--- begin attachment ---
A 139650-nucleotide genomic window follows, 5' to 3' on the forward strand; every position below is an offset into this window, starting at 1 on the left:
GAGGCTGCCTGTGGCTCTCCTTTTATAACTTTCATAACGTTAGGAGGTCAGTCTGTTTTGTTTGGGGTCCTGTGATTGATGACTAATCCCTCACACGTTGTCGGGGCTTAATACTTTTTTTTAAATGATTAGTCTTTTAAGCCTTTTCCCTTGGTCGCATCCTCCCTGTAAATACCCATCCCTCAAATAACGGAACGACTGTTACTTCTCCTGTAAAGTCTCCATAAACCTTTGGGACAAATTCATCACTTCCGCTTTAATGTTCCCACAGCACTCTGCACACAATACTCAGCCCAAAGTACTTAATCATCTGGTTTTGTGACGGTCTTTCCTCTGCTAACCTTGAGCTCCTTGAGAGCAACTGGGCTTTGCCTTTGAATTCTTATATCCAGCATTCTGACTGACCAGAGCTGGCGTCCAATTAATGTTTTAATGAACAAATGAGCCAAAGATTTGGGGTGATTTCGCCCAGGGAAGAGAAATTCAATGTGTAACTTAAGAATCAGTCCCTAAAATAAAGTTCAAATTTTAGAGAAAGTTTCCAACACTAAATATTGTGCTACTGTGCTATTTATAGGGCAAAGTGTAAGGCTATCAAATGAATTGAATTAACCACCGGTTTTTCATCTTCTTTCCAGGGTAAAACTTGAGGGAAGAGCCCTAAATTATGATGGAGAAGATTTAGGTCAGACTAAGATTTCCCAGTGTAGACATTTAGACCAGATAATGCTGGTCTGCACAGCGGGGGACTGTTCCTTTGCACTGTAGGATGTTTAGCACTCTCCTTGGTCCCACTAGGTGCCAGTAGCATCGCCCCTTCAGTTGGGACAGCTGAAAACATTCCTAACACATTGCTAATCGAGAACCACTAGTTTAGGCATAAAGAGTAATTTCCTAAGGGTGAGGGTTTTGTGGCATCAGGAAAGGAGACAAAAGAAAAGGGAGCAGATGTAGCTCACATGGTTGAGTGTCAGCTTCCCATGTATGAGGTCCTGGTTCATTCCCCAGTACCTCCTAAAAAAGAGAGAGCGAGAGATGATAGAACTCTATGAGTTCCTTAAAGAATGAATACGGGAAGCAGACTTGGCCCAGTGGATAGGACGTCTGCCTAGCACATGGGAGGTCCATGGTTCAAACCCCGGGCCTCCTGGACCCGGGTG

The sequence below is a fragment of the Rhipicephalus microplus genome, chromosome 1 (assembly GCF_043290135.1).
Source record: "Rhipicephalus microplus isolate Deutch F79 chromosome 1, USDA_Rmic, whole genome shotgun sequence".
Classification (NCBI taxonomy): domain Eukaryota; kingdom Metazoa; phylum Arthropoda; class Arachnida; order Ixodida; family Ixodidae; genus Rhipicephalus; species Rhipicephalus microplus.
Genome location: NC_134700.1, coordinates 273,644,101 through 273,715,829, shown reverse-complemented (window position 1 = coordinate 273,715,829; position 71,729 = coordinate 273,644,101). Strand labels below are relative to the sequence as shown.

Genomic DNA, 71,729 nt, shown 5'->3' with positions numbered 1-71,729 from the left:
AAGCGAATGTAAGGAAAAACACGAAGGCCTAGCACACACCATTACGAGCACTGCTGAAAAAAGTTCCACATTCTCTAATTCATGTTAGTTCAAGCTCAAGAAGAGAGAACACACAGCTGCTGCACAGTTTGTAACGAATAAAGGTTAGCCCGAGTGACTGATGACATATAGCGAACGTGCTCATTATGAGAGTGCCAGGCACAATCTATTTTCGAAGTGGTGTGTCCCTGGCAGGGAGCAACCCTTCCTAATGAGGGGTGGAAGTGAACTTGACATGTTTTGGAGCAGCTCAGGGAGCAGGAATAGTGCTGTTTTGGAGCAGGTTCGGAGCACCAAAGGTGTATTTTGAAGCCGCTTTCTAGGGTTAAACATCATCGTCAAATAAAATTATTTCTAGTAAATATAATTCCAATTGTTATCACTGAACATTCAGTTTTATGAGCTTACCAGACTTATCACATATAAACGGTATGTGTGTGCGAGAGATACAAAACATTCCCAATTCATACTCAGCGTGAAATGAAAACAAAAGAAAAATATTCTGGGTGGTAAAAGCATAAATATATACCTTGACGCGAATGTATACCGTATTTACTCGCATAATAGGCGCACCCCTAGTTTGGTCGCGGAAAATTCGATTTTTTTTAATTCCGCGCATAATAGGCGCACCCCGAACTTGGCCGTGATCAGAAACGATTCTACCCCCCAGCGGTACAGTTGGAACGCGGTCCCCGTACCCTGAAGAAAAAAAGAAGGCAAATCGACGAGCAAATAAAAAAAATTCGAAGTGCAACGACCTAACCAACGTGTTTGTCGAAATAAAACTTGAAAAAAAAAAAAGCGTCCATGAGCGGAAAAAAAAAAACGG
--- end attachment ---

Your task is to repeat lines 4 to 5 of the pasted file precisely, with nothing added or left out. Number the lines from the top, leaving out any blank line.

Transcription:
Source record: "Rhipicephalus microplus isolate Deutch F79 chromosome 1, USDA_Rmic, whole genome shotgun sequence".
Classification (NCBI taxonomy): domain Eukaryota; kingdom Metazoa; phylum Arthropoda; class Arachnida; order Ixodida; family Ixodidae; genus Rhipicephalus; species Rhipicephalus microplus.